And Don't Ever Call Me Shirley
Leslie Nielsen (as Frank Drebin) and Jeanette Charles (playing Queen Elizabeth) in the first Naked Gun movie. Nielsen died Sunday at the age of 84 (AP photo).
Today's passing of actor Leslie Nielsen has produced an on-line avalanche of his best lines from Airplane and the classic Naked Gun series. True, Mr. Nielsen didn't write any of those jokes, but his droll, deadpan performance in those films assures him of a place in the pop culture pantheon.
Indeed, Nielsen's success in those comedic gems largely obscured his long, successful career as dramatic actor in film and television. By the time he was cast in Airplane!, Nielsen had been an actor for over thirty years, and kept working for three more decades after becoming an overnight sensation--at the age of 54.
Born into a Canadian family (his brother served as the nation's Deputy Prime Minister in the 1980s), Leslie Nielsen caught the performing bug from his half-uncle, silent film star Jean Hersholt. After graduating from high school (and a brief stint in the Royal Canadian Air Force during World War II), Nielsen migrated to New York and began working in the early days of live television drama. His first appearance was in 1948, alongside another newcomer named Charlton Heston.
Nielsen worked steadily as a leading man during the 1950s, mostly in television and science fiction films. Over the next 20 years, he made a successful transition to character actor and remained busy; it's almost impossible to find a dramatic series from the 1960s or 70s that doesn't list at least one guest star appearance by Mr. Nielsen. He almost invariably played an authority figure; with that stentorian voice, white hair and commanding presence, he was a natural choice to play doctors, judges, police officers and similar characters.
While most of the roles were forgettable, they were excellent preparation for Airplane! and the other spoof films that followed. Producers Jim Abrahams, David Zucker and Jerry Zucker were looking for actors who could play it straight, despite the never-ending jokes and sight gags that surrounded them. While Robert Hays and Julie Hagerty were (technically) the stars of the film, old pros like Peter Graves, Lloyd Bridges, Robert Stack and of course, Leslie Nielsen stole the show. If you can't recite at least five or six of their lines from memory--including Nielsen's "Don't ever call me Shirley"--you've led a very sheltered life, or you passed away in 1979.
According to Hollywood legend, the Zucker brothers and Abrahams wanted Nielsen for Airplane!, but wondered if he would take the job--skewering the type of character that had been his bread-and-butter for decades. They invited him to lunch at a Mexican restaurant in Hollywood; a farting contest ensued and the producers knew they had their man.
The film's success led to Nielsen's casting in their next project--and arguably, the actor's finest comedic work--the late, lamented TV parody series Police Squad. Presented in the style of a 1960s Quinn Martin cop drama, Police Squad was (perhaps) the funniest show in television history. The title sequence alone contained more humor than most sitcoms of any era. It began with the red flashing light of a squad car, racing down a city street. "Police Squad...In Color," intoned announcer Hank Simms, employing the same Voice-of-God inflection he used on various Quinn Martin series. Of course, this was 1982, and the networks had been broadcasting in color for almost two decades.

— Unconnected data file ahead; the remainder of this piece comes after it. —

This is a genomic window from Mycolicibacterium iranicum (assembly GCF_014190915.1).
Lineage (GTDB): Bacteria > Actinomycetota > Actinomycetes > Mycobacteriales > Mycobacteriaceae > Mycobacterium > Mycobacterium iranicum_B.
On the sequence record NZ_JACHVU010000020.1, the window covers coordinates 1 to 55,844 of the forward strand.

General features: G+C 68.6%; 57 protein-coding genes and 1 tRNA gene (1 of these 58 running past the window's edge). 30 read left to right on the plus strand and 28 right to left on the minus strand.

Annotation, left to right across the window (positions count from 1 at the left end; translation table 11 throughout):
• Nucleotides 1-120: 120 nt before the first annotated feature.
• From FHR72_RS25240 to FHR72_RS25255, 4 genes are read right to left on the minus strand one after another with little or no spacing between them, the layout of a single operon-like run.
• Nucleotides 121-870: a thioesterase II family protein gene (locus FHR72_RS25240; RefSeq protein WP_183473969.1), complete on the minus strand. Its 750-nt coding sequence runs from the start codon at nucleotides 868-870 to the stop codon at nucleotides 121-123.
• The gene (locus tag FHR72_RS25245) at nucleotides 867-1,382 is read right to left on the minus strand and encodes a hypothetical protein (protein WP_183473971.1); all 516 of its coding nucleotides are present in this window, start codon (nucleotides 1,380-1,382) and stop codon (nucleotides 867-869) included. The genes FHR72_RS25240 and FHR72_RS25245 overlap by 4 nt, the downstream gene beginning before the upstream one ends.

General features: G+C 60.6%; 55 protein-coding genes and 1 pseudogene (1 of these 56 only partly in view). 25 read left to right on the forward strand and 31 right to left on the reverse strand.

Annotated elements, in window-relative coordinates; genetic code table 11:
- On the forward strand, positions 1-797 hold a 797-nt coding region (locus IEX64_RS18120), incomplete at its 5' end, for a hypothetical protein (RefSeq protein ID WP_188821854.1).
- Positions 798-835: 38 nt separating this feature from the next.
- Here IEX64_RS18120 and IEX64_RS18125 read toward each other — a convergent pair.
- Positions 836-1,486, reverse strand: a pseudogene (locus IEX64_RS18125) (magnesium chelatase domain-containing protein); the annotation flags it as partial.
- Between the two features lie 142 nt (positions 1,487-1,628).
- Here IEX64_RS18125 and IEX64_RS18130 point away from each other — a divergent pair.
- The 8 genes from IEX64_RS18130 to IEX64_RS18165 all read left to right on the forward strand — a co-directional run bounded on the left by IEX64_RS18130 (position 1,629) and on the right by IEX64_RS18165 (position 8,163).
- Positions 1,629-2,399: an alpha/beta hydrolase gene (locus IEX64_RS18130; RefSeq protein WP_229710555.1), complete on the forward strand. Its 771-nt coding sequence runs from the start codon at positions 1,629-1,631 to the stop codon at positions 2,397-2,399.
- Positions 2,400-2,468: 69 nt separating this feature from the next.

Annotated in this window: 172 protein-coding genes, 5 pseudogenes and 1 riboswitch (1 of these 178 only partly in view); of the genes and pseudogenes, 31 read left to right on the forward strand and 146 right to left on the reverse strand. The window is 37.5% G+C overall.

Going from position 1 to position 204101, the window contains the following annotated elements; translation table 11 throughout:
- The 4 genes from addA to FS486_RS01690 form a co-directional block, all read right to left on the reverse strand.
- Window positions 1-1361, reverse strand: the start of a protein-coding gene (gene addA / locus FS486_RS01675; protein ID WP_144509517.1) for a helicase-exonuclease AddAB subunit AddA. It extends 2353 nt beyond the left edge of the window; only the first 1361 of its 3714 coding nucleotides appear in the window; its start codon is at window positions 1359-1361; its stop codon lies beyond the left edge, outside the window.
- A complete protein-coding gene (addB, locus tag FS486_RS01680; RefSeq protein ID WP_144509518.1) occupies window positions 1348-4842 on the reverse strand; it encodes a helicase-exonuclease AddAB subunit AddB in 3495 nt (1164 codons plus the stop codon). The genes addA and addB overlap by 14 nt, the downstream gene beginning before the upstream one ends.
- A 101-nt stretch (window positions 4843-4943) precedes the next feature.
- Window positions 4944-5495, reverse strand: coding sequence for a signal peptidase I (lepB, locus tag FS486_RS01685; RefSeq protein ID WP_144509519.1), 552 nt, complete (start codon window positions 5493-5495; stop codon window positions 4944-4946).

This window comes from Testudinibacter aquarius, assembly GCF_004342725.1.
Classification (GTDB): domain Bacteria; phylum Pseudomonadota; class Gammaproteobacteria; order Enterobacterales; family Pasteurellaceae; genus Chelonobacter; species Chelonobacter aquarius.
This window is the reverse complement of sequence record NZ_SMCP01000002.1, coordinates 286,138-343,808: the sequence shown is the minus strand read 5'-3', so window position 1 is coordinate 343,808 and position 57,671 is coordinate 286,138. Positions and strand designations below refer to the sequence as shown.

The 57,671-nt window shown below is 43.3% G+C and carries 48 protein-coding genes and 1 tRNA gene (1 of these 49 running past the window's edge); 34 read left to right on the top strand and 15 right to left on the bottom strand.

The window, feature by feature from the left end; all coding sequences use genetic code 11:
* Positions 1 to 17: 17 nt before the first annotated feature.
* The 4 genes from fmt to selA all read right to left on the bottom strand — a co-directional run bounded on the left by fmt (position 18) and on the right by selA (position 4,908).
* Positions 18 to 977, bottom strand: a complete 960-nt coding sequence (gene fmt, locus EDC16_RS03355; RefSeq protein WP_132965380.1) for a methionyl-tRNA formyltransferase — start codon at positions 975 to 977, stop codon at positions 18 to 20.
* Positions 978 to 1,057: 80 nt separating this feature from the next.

In the classic Martin style, Simms then introduced the cast, including Nielsen's Lieutenant Frank Drebin. As the characters appeared, each was shot at and returned fire, including "Rex Hamilton as Abraham Lincoln." The sequence also included a "special guest star" (Lorne Greene, William Shatner and Florence Henderson, to name a few) who meet an instant, grisly death, ending their appearance on the show. As the sequence ends, the on-screen title of the episode never matches the one announced by Simms.
And that was just the title sequence. The rest of the episodes were chock full of jokes, sight gags, puns (and just about anything else that would draw a laugh), offered at a rapid-fire pace. The writing was superb, and the actors somehow managed to deliver their lines--for at least one take--without cracking up. Nielsen found comedic gold in Drebin, earning an Emmy nomination for his work.
Unfortunately, Police Squad lasted only six episodes before being cancelled by ABC. The network's programming chief, Tony Thomopolous, said the show was taken off the air because "Viewers had to watch it in order to appreciate it." Mr. Thomopolous's remarks later became synonmyous with the stereotypical brain-dead TV executive, but was probably right. The series was years ahead of its time, and it's still funnier than anything described as a network sitcom in 2010.
Police Squad (and its star) quickly gained cult status, generating three Naked Gun films in the late 80s and early 90s. Nielsen starred in other movie spoofs as well, though none ever matched the success of Airplane! or the Naked Gun franchise. Sadly, Mr. Nielsen is no longer with us, but his best comedic moments survive on DVD and at You Tube, where you can watch some of the funniest bits from Police Squad.
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